In the draw –
Walk the trail at your own risk.
-Venomous snakes and poison ivy
-When windy or rainy do not enter the West Draw
-Dogs need to be on a leash
WINTER ON THE TRAIL
Each season brings it own pleasures to the trail. In winter the trees are bare. They display their essential structure, strength, and vulnerability – and indeed their architecture. If you’re lucky, a passing train will thunder down the elevated track and demand your attention, inspiring awe and wonder.
Further into the woods, the trail invites closer inspection of the details – the ground coverings, the leaves, the nuts, the stones, the deer tracks. It is quiet except for the rustle of leaves underfoot. No birdsong or insect chatter. A wintry silence. It seems far removed, just for you.
EARLY SPRING – ON THE TRAIL
Each season brings it own pleasures to the trail. As winter makes a brave attempt to end its reign, you think you see buds swelling and turning color. In other places, not yet. It’s a tease. It’s warm, then cold, then a slight greening… Impatience.
A passing train thunders down the elevated track above the trail and demands your attention, inspiring awe and wonder. You know it won’t be as loud when leaves are on the trees. But it will be no less commanding.
Further into the woods, the trail invites an earnest search for details that reveal the first signs of spring – tiny ground covers peek green noses through dead leaves of the previous season, nutshells lie open after a winter’s meal, wet stones shimmer from a recent shower, and a slight scent of spring freshens the air. Deer tracks make their own trails – and there are other tracks too. Do you know them? The silence is broken with a little birdsong, no insect chatter yet. A noisier silence. Spring is ready. Waiting for just the right moment. Anticipation. Certainty.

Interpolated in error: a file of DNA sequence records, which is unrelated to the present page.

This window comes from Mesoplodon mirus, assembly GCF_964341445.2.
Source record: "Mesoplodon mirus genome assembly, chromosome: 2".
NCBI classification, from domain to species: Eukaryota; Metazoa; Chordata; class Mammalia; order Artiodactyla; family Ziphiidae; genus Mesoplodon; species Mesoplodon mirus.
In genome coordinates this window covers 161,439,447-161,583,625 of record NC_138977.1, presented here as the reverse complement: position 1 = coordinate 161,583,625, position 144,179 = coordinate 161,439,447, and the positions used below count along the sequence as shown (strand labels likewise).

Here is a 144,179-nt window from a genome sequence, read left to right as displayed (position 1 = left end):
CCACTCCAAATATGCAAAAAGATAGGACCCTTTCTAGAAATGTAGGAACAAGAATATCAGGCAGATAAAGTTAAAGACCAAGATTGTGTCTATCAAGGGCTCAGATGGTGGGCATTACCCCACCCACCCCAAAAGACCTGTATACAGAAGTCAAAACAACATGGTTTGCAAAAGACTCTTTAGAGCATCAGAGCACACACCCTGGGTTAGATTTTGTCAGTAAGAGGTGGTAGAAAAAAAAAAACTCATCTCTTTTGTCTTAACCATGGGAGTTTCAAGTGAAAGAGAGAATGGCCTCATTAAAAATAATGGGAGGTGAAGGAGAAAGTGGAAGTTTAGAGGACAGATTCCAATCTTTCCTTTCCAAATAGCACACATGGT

On the trail, history and nature are palpable – and now so is art.
On the trail, history is palpable in the presence of nature.
Art makes an occasional appearance as well. There are sculptures to be discovered. They blend into the treescape, appear in clearings, and are sometimes surrounded with brush, but their presence is undeniably strong.
Mark McHenry, architect and sculptor, has gifted several sculptures to the Volland Foundation. Created over a lifetime and not specifically designed for this place, McHenry recognized they would feel at home here – and they do. The materials of iron, wood, stone, and found objects resonate with the Flint Hills and its culture. The architecture, engineering, and vision of each piece is complex and intriguing. They beg to be touched and contemplated. They stir the imagination.
Sculpture #1 is placed close to the trail’s south entrance, and Sculpture #2 is about halfway through the trail. Sculpture #3 can be seen from the Volland gallery – it is to the west of the Ruin, close to the two trees along the mowed path leading to the trail entrance. The fourth sculpture is hanging in a tree just before the first bend in the trail – and it moves!
A fifth piece will be installed in Spring 2023, followed by an “official” opening, with a Walk and Talk by McHenry. The date will be announced later, but you are invited to enjoy the first four sculptures now – with an Early Spring walk in the woods.
Seasonal Creek | The area’s watershed flows through this draw to West Branch of Mill Creek (just across the railroad tracks). The stream is seasonal, usually running dry in the summertime. Native trees are found near waterways in the Flint Hills, and the trees lining this streambed are Black Walnut, Hackberry, Bur Oak, Sycamore, and Buckeye. Look for the giant Bur Oak tree and the stately Sycamores.
Emerging from the Draw onto the Prairie | The brome field is on your right (to the south). A non-native perennial grass, brome is cut and baled in June, for storage until wintertime to feed cattle. Native Tallgrass Prairie is on the left (to the north). The original prairie has not been touched by the plow. Native species include wildflowers, native prairie grasses, and sedges.
At each stop on your walk, scan the landscape to see what you can see.